RICHMOND (CBS SF) – The Contra Costa County Sheriff’s Office announced Thursday that it has revoked clearances for 20 detention facility volunteers who allegedly violated rules of interacting with incarcerated individuals.

Following an investigation, sheriff’s officials said they determined that volunteers with the group Community Initiatives for Visiting Immigrants in Confinement, or CIVIC, repeatedly violated multiple rules for an extended period of time while working at the West County Detention Facility in Richmond.

While working with individuals in immigration detention, the volunteers allegedly provided personal phone numbers and addresses to detainees, relayed messages to family and friends of detainees, received phone calls and mail from detainees, sent contraband to detainees and deposited money into the accounts of detainees, sheriff’s officials said.

The alleged violations come despite the requirement that volunteers take a class covering safety guidelines, sign an agreement and are warned of the consequences of violations, according to sheriff’s officials.

The clearances were revoked on Monday. CIVIC volunteers can appeal the action, but have yet to do so, sheriff’s officials said.

There are currently more than 20 programs available to inmates and immigration detainees at the facility, many of which are run by volunteers from community-based organizations.

Sheriff’s officials said they are currently reviewing possible violations by other organizations.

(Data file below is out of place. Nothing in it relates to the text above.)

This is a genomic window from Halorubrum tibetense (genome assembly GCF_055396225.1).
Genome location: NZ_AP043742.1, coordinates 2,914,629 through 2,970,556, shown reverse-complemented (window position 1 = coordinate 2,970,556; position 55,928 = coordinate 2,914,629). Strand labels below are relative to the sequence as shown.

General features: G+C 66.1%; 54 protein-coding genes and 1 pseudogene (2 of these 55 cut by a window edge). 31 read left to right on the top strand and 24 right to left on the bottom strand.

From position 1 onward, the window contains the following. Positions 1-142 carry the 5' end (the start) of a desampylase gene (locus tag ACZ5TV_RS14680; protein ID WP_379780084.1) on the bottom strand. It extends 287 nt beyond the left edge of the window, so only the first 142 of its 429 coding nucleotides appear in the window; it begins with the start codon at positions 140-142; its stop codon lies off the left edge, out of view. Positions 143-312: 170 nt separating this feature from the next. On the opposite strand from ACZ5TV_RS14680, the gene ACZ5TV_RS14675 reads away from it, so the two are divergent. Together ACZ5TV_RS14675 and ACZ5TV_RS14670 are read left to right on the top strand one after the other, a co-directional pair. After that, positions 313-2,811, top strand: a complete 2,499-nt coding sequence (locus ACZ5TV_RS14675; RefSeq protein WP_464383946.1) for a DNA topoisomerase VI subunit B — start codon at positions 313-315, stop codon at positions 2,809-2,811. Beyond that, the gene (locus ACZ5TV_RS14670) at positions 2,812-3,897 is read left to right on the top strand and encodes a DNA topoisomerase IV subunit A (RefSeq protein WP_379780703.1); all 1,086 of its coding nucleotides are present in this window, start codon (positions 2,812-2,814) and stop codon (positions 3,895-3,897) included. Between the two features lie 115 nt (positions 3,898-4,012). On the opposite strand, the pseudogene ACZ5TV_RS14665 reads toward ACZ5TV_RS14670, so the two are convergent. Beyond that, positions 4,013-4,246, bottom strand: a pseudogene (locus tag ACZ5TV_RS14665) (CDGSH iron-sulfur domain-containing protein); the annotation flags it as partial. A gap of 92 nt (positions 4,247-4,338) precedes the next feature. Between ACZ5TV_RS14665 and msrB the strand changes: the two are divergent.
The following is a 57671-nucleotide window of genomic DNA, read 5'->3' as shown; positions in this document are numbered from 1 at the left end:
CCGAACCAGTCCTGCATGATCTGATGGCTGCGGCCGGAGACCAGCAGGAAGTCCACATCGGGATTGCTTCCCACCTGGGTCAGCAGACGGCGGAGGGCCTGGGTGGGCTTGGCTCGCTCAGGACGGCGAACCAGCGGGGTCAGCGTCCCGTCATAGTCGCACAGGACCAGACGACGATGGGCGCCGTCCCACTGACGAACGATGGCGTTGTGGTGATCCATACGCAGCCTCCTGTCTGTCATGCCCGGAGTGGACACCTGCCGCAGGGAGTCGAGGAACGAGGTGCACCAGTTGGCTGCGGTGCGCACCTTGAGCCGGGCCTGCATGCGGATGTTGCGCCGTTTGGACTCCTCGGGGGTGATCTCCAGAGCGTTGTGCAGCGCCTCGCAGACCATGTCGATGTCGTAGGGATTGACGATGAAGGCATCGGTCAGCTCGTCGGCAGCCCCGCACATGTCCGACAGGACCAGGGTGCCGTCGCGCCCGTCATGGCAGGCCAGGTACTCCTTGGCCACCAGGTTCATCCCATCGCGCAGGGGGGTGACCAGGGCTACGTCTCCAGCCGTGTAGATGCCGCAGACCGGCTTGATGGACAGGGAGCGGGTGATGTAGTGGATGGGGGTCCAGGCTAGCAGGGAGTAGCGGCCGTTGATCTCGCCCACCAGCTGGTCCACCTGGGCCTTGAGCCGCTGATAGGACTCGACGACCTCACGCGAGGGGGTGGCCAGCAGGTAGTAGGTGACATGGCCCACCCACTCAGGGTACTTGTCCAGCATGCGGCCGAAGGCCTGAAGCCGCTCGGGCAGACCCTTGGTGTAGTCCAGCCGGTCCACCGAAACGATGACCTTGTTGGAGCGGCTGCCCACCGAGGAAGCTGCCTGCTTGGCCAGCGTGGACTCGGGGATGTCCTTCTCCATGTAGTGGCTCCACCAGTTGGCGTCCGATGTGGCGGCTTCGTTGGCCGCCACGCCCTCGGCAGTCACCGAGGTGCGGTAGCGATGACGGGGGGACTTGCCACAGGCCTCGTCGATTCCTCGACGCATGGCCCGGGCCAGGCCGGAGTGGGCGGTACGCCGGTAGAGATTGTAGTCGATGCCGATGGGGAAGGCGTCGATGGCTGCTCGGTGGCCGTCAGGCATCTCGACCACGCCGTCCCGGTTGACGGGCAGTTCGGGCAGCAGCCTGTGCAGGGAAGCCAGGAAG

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  1. I believe that the revocation of clearance has more to do with retaliation on the part of the Sheriff’s Department, then a violation of policy. The program in the detention center began in 2011 and the department was well aware that volunteers were there to support detainees and break the isolation of detainment by assisting with communications between family members. It seems to be more than coincidence that Sheriff Department personnel changed their position on the group when complaints from detainees reached the press which prompted investigations of the facility and treatment of immigrant detainees. This is the first time that the Sheriff’s Department reacted in retaliation. When the El Cerrito City Council went on record opposing the expansion of the West County Jail, the Sheriff yanked his contract for dispatch services with the city. According to Captain Butterfield, she agrees that the services provided by CIVIC are important. If that is true, then the Sheriff’s Department should reinstate CIVIC.